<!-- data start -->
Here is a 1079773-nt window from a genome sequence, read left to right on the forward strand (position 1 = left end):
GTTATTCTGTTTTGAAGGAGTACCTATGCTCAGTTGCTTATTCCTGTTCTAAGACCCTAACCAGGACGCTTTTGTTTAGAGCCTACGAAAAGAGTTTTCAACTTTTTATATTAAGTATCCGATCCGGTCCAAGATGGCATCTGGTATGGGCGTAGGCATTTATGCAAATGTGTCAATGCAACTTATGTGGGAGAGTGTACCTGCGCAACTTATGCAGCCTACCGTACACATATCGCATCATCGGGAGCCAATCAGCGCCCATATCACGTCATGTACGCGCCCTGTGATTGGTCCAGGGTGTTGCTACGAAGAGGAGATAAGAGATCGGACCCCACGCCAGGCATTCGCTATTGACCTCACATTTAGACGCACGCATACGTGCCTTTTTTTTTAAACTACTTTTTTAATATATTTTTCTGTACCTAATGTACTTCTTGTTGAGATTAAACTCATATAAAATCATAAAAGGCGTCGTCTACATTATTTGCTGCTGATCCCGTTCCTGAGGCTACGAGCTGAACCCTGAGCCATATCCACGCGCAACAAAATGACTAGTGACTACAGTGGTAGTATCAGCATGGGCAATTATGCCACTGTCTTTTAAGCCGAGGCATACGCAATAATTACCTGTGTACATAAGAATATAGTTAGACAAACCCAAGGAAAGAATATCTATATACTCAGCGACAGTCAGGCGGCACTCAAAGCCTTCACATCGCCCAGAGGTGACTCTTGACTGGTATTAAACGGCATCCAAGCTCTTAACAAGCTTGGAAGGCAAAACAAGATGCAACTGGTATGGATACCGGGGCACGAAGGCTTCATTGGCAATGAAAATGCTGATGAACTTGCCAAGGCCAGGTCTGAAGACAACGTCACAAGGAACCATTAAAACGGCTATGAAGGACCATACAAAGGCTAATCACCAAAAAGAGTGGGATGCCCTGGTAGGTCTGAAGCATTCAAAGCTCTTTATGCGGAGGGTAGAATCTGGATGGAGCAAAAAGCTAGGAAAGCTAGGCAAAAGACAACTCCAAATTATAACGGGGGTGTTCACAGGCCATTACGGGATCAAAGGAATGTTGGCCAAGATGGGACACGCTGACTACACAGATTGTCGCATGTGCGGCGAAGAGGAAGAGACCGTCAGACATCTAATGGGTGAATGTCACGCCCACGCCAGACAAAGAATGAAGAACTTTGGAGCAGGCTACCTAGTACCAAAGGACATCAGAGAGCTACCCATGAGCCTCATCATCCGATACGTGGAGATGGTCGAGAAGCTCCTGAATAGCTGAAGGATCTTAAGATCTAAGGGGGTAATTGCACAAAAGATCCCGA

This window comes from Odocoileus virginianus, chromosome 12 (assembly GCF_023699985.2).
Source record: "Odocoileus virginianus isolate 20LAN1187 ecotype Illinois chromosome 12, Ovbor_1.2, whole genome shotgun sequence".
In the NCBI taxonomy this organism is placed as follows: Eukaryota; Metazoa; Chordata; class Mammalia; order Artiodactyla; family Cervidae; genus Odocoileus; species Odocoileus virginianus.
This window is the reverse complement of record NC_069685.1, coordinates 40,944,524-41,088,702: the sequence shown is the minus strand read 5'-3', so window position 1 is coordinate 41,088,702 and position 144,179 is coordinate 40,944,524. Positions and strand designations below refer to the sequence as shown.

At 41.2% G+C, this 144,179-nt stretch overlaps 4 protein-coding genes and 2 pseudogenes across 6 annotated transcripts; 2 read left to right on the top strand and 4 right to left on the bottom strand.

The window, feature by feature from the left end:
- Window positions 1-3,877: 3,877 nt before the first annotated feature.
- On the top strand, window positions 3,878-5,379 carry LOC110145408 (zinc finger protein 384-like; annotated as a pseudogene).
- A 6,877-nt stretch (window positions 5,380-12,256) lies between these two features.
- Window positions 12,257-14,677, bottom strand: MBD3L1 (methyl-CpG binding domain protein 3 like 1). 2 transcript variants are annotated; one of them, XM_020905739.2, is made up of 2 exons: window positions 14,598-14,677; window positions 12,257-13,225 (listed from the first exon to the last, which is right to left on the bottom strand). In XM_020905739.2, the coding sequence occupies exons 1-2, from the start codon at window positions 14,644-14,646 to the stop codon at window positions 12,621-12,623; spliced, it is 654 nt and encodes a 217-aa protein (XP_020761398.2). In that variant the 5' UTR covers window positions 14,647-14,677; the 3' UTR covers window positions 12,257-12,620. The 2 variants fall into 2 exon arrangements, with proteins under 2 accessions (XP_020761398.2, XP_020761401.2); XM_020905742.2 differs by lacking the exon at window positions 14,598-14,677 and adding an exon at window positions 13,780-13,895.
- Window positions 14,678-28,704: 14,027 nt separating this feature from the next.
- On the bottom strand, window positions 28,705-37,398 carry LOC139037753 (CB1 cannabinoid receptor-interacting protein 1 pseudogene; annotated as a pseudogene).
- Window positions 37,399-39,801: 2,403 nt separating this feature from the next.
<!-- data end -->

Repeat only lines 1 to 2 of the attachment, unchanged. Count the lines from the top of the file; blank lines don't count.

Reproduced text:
Here is a 1079773-nt window from a genome sequence, read left to right on the forward strand (position 1 = left end):
GTTATTCTGTTTTGAAGGAGTACCTATGCTCAGTTGCTTATTCCTGTTCTAAGACCCTAACCAGGACGCTTTTGTTTAGAGCCTACGAAAAGAGTTTTCAACTTTTTATATTAAGTATCCGATCCGGTCCAAGATGGCATCTGGTATGGGCGTAGGCATTTATGCAAATGTGTCAATGCAACTTATGTGGGAGAGTGTACCTGCGCAACTTATGCAGCCTACCGTACACATATCGCATCATCGGGAGCCAATCAGCGCCCATATCACGTCATGTACGCGCCCTGTGATTGGTCCAGGGTGTTGCTACGAAGAGGAGATAAGAGATCGGACCCCACGCCAGGCATTCGCTATTGACCTCACATTTAGACGCACGCATACGTGCCTTTTTTTTTAAACTACTTTTTTAATATATTTTTCTGTACCTAATGTACTTCTTGTTGAGATTAAACTCATATAAAATCATAAAAGGCGTCGTCTACATTATTTGCTGCTGATCCCGTTCCTGAGGCTACGAGCTGAACCCTGAGCCATATCCACGCGCAACAAAATGACTAGTGACTACAGTGGTAGTATCAGCATGGGCAATTATGCCACTGTCTTTTAAGCCGAGGCATACGCAATAATTACCTGTGTACATAAGAATATAGTTAGACAAACCCAAGGAAAGAATATCTATATACTCAGCGACAGTCAGGCGGCACTCAAAGCCTTCACATCGCCCAGAGGTGACTCTTGACTGGTATTAAACGGCATCCAAGCTCTTAACAAGCTTGGAAGGCAAAACAAGATGCAACTGGTATGGATACCGGGGCACGAAGGCTTCATTGGCAATGAAAATGCTGATGAACTTGCCAAGGCCAGGTCTGAAGACAACGTCACAAGGAACCATTAAAACGGCTATGAAGGACCATACAAAGGCTAATCACCAAAAAGAGTGGGATGCCCTGGTAGGTCTGAAGCATTCAAAGCTCTTTATGCGGAGGGTAGAATCTGGATGGAGCAAAAAGCTAGGAAAGCTAGGCAAAAGACAACTCCAAATTATAACGGGGGTGTTCACAGGCCATTACGGGATCAAAGGAATGTTGGCCAAGATGGGACACGCTGACTACACAGATTGTCGCATGTGCGGCGAAGAGGAAGAGACCGTCAGACATCTAATGGGTGAATGTCACGCCCACGCCAGACAAAGAATGAAGAACTTTGGAGCAGGCTACCTAGTACCAAAGGACATCAGAGAGCTACCCATGAGCCTCATCATCCGATACGTGGAGATGGTCGAGAAGCTCCTGAATAGCTGAAGGATCTTAAGATCTAAGGGGGTAATTGCACAAAAGATCCCGA